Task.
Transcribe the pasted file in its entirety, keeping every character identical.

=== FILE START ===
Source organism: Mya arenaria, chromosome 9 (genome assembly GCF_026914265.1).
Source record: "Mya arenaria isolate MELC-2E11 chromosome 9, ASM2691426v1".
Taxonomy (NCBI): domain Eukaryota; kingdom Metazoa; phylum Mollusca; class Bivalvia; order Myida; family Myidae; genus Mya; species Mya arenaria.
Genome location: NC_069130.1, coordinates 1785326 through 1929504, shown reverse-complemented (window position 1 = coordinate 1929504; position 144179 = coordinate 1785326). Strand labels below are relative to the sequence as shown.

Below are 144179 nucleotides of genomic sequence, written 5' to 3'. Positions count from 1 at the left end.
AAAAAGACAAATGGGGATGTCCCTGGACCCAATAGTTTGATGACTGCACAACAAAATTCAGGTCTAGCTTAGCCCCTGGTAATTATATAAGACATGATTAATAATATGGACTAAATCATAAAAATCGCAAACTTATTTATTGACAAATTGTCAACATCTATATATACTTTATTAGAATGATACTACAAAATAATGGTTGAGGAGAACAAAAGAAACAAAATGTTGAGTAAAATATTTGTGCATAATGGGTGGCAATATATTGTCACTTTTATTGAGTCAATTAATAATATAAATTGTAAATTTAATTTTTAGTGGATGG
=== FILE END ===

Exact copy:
Source organism: Mya arenaria, chromosome 9 (genome assembly GCF_026914265.1).
Source record: "Mya arenaria isolate MELC-2E11 chromosome 9, ASM2691426v1".
Taxonomy (NCBI): domain Eukaryota; kingdom Metazoa; phylum Mollusca; class Bivalvia; order Myida; family Myidae; genus Mya; species Mya arenaria.
Genome location: NC_069130.1, coordinates 1785326 through 1929504, shown reverse-complemented (window position 1 = coordinate 1929504; position 144179 = coordinate 1785326). Strand labels below are relative to the sequence as shown.

Below are 144179 nucleotides of genomic sequence, written 5' to 3'. Positions count from 1 at the left end.
AAAAAGACAAATGGGGATGTCCCTGGACCCAATAGTTTGATGACTGCACAACAAAATTCAGGTCTAGCTTAGCCCCTGGTAATTATATAAGACATGATTAATAATATGGACTAAATCATAAAAATCGCAAACTTATTTATTGACAAATTGTCAACATCTATATATACTTTATTAGAATGATACTACAAAATAATGGTTGAGGAGAACAAAAGAAACAAAATGTTGAGTAAAATATTTGTGCATAATGGGTGGCAATATATTGTCACTTTTATTGAGTCAATTAATAATATAAATTGTAAATTTAATTTTTAGTGGATGG